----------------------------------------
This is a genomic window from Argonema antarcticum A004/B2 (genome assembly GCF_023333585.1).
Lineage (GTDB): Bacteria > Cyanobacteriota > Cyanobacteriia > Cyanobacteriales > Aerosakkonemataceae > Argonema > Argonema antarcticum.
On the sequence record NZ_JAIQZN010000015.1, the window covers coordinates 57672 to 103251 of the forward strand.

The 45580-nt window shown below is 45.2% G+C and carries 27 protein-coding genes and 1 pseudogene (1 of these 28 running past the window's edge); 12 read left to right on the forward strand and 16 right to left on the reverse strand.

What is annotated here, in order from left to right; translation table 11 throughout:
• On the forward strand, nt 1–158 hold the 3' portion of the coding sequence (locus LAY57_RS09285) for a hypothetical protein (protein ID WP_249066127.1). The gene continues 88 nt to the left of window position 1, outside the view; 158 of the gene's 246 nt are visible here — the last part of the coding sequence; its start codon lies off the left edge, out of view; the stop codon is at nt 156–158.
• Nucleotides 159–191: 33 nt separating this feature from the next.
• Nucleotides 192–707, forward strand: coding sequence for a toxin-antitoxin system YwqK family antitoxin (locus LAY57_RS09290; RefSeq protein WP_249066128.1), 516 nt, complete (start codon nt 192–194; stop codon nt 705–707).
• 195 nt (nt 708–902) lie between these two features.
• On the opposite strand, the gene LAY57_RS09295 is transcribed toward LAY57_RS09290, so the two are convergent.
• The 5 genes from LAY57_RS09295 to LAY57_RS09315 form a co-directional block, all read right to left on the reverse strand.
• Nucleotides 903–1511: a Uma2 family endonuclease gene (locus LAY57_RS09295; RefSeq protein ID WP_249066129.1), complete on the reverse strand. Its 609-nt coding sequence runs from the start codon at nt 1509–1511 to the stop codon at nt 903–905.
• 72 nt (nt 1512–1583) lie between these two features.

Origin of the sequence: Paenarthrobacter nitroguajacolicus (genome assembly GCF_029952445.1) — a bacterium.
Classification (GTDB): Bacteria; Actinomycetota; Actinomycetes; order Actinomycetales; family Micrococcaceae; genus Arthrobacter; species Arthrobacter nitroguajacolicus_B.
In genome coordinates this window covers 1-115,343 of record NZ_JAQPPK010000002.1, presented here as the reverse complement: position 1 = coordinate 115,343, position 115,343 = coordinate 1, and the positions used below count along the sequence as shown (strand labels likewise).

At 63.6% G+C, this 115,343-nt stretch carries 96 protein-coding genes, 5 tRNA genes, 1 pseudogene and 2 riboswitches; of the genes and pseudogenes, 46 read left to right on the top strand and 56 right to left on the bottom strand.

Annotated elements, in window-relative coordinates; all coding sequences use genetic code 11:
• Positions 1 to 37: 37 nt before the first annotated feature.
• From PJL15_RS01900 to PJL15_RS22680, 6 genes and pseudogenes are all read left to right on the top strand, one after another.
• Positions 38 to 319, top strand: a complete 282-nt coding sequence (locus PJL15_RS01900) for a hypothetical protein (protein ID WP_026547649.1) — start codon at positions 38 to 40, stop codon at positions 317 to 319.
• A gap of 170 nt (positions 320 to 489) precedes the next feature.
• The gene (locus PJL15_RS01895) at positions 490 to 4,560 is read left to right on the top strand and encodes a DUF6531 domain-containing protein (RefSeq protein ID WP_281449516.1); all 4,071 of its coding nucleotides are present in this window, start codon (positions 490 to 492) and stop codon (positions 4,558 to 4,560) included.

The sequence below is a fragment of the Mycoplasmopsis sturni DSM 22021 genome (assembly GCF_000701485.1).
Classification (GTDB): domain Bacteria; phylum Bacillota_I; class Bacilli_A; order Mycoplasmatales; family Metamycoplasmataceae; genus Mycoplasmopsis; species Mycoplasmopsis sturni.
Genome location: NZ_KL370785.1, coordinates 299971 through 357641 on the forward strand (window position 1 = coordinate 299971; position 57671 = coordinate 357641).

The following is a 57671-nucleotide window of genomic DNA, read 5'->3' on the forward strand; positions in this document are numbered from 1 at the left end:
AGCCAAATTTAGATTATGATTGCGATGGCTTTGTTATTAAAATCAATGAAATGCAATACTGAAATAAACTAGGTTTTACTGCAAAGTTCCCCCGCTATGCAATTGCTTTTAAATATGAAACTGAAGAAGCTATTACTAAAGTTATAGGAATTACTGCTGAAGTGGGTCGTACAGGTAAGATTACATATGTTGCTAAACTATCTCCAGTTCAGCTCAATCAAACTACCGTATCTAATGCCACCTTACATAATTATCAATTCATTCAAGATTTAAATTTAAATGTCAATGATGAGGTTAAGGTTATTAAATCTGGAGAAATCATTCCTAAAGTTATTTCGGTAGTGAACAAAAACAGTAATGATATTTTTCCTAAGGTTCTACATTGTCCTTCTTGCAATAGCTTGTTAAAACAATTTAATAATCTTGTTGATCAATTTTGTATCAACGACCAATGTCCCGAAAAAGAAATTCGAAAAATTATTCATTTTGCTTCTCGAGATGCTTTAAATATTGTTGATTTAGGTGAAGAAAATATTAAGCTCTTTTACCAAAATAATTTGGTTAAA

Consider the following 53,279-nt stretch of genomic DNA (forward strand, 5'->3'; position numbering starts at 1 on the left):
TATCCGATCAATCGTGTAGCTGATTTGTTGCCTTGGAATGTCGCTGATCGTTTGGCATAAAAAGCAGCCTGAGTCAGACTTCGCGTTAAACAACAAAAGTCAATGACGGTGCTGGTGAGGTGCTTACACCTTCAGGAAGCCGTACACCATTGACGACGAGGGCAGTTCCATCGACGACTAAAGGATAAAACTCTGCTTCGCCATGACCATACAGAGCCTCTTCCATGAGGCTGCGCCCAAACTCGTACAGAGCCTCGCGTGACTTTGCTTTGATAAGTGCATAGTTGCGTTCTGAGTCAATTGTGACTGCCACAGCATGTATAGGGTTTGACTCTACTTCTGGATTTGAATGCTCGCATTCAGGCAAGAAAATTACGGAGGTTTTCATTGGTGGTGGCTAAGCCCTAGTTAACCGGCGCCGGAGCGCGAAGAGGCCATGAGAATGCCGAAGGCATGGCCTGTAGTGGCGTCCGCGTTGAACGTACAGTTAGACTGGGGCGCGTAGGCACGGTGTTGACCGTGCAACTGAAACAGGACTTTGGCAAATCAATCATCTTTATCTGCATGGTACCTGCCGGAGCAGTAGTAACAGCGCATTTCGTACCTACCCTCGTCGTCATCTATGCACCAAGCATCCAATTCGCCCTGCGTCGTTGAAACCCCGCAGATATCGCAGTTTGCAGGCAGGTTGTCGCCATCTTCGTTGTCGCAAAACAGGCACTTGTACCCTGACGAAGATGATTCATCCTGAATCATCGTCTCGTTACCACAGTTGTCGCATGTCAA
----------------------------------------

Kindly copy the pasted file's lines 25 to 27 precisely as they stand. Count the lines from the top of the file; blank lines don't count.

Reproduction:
Classification (GTDB): domain Bacteria; phylum Bacillota_I; class Bacilli_A; order Mycoplasmatales; family Metamycoplasmataceae; genus Mycoplasmopsis; species Mycoplasmopsis sturni.
Genome location: NZ_KL370785.1, coordinates 299971 through 357641 on the forward strand (window position 1 = coordinate 299971; position 57671 = coordinate 357641).

The following is a 57671-nucleotide window of genomic DNA, read 5'->3' on the forward strand; positions in this document are numbered from 1 at the left end: